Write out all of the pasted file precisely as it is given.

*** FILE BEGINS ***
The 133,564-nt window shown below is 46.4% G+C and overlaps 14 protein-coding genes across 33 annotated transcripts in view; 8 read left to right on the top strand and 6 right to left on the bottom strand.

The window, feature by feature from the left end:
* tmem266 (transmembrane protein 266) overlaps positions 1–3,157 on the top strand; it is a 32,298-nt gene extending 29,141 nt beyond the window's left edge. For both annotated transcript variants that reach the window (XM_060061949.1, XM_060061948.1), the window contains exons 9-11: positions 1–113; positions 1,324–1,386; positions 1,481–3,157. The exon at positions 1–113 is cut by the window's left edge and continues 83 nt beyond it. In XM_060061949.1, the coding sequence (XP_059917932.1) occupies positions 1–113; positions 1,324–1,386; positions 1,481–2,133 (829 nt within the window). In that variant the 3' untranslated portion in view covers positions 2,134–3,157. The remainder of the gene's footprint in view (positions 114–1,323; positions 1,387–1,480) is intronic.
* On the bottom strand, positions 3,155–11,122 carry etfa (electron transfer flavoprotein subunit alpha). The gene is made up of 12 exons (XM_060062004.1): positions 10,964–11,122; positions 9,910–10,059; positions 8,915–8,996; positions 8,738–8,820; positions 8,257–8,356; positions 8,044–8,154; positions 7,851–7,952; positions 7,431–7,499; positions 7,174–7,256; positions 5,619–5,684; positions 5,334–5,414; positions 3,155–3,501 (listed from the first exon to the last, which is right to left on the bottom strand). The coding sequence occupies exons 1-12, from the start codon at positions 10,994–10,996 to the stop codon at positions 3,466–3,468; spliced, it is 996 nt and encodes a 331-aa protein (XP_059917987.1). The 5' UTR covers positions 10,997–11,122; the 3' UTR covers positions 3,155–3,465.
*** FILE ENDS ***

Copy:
The 133,564-nt window shown below is 46.4% G+C and overlaps 14 protein-coding genes across 33 annotated transcripts in view; 8 read left to right on the top strand and 6 right to left on the bottom strand.

The window, feature by feature from the left end:
* tmem266 (transmembrane protein 266) overlaps positions 1–3,157 on the top strand; it is a 32,298-nt gene extending 29,141 nt beyond the window's left edge. For both annotated transcript variants that reach the window (XM_060061949.1, XM_060061948.1), the window contains exons 9-11: positions 1–113; positions 1,324–1,386; positions 1,481–3,157. The exon at positions 1–113 is cut by the window's left edge and continues 83 nt beyond it. In XM_060061949.1, the coding sequence (XP_059917932.1) occupies positions 1–113; positions 1,324–1,386; positions 1,481–2,133 (829 nt within the window). In that variant the 3' untranslated portion in view covers positions 2,134–3,157. The remainder of the gene's footprint in view (positions 114–1,323; positions 1,387–1,480) is intronic.
* On the bottom strand, positions 3,155–11,122 carry etfa (electron transfer flavoprotein subunit alpha). The gene is made up of 12 exons (XM_060062004.1): positions 10,964–11,122; positions 9,910–10,059; positions 8,915–8,996; positions 8,738–8,820; positions 8,257–8,356; positions 8,044–8,154; positions 7,851–7,952; positions 7,431–7,499; positions 7,174–7,256; positions 5,619–5,684; positions 5,334–5,414; positions 3,155–3,501 (listed from the first exon to the last, which is right to left on the bottom strand). The coding sequence occupies exons 1-12, from the start codon at positions 10,994–10,996 to the stop codon at positions 3,466–3,468; spliced, it is 996 nt and encodes a 331-aa protein (XP_059917987.1). The 5' UTR covers positions 10,997–11,122; the 3' UTR covers positions 3,155–3,465.